Social and psychological factors affecting the impact of painful chronic illness upon mental health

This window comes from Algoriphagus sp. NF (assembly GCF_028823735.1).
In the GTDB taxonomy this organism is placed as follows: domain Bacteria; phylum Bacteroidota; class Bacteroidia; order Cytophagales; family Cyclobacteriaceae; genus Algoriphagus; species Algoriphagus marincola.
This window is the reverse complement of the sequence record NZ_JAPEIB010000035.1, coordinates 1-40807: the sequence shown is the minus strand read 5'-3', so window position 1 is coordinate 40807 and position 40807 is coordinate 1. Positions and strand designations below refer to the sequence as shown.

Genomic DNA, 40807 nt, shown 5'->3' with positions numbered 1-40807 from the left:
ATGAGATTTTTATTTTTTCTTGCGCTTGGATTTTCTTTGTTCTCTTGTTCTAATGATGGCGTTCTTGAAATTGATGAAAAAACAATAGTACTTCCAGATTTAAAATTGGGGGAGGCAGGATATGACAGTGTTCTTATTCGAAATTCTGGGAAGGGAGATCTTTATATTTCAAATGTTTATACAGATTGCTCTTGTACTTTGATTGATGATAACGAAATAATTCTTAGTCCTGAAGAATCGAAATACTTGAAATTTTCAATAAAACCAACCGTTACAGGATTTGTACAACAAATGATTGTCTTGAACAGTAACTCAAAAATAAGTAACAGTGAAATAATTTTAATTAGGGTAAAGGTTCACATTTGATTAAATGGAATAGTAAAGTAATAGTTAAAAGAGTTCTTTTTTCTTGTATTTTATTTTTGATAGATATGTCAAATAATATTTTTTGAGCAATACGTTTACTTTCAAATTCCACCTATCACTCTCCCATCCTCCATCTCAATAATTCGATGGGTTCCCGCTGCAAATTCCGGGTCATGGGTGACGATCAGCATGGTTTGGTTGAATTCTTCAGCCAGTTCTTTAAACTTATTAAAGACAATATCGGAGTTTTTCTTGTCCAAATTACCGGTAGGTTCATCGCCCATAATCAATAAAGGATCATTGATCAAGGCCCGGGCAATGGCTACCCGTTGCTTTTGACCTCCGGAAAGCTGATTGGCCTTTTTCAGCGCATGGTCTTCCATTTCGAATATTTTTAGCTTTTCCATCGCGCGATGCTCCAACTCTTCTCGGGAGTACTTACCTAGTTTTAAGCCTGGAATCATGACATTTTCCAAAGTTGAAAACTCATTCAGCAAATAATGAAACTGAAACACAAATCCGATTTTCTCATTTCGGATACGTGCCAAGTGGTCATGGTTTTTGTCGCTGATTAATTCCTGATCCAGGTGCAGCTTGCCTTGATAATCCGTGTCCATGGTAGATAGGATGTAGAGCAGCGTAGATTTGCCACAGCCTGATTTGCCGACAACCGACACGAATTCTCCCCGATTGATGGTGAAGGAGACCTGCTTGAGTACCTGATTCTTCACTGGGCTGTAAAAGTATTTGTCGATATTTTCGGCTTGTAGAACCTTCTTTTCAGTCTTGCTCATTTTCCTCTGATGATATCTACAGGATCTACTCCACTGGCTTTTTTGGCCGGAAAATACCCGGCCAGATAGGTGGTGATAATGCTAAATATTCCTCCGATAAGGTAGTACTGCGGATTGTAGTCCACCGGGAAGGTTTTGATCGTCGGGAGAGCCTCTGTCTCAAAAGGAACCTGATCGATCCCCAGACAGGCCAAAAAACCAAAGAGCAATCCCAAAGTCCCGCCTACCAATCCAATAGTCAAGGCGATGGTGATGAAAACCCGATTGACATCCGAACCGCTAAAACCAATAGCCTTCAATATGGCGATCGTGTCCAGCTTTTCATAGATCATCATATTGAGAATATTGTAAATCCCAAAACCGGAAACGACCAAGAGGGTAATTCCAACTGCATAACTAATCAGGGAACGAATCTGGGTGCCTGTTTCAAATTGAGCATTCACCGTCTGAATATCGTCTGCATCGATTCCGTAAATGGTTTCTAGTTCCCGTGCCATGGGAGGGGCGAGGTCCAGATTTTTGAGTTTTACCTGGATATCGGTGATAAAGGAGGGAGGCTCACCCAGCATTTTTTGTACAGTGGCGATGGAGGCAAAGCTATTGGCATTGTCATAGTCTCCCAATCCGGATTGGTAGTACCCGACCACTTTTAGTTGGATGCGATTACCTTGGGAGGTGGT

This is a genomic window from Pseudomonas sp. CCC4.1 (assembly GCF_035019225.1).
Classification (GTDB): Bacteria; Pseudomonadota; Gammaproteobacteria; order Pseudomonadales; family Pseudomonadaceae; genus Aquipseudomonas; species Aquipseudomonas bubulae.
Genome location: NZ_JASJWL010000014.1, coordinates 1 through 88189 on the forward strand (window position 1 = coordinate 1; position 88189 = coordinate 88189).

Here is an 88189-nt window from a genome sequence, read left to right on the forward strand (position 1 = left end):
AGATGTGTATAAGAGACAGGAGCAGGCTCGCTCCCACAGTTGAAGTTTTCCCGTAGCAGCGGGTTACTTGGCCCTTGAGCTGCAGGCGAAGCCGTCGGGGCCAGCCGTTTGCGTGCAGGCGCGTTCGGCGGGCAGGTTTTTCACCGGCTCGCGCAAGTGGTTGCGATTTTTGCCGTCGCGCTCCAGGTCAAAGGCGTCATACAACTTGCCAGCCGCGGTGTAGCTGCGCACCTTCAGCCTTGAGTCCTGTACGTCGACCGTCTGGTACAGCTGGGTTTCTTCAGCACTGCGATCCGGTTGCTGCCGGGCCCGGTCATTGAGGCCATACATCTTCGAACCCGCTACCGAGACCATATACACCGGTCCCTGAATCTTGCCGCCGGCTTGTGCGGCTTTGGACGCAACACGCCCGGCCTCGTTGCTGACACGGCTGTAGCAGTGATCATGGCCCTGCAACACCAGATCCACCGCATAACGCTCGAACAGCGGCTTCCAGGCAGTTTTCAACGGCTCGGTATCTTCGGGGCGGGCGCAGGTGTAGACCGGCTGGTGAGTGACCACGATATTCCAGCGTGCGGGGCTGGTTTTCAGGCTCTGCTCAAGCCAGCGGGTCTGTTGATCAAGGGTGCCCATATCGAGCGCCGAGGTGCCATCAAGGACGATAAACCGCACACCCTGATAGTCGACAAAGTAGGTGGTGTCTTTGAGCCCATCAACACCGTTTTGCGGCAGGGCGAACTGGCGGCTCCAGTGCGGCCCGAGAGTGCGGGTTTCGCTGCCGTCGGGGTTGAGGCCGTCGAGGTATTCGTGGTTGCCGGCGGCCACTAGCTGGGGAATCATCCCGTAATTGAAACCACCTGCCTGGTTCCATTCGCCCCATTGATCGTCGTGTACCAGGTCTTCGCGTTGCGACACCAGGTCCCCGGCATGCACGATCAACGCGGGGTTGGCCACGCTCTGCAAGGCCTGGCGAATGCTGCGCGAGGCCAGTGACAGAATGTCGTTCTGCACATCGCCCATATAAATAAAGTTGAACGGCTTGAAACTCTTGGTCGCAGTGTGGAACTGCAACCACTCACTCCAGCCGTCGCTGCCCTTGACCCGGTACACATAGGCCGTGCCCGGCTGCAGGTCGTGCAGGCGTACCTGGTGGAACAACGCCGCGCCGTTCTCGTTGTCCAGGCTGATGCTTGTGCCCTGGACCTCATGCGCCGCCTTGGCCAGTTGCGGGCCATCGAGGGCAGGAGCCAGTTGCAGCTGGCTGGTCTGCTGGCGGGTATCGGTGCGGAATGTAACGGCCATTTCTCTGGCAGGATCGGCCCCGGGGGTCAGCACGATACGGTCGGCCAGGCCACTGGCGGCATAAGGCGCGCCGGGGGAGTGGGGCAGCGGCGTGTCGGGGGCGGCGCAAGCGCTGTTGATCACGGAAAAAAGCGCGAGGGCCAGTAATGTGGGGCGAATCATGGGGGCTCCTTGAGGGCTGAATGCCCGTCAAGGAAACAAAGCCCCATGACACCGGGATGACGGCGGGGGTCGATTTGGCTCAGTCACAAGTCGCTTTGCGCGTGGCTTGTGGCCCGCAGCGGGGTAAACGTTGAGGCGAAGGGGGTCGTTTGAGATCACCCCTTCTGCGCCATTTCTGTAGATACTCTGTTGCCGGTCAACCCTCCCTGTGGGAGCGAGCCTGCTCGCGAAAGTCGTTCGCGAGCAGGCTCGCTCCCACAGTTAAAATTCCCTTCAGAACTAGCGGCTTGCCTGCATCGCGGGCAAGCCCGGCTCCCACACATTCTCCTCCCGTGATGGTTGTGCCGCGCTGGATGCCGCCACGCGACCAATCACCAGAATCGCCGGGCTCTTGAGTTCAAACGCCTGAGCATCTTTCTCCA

This thesis is a report of a study on patients suffering one of two painful chronic illnesses (rheumatoid arthritis (RA) or migraine), and attempts to discover possible determinants of psychological reactions to long term painful illness. One hundred and sixty chronically ill individuals were interviewed, (80 migraine and 80 RA sufferers). In keeping with other evidence, the extent of psychological disturbance was found to be higher for chronically ill individuals than for general population samples. There were no zero order correlations between reported pain and psychological distress. Age and length of suffering have often been cited as possible factors influencing mood state, but no evidence was found for this in the data gained in this survey. The results provide no evidence for the use of coping strategies as a method of adapting to the demands of the painful chronic illnesses studied here. Beliefs in control over illness have been posited as possible factors that may influence psychological state, and were measured in this research using a health locus of control scale. However locus of control scores were not found to be associated with mood state, although, in keeping with other research, scores were found to be associated with age and social class, with both lower social class and older sufferers scoring higher on externality than those from higher social classes, or whom were younger. The strongest association was found between aspects of subjective health status and mood state. The major finding of this study is that patients assessment of their own health state, in both illnesses, is the major factor associated with psychological state.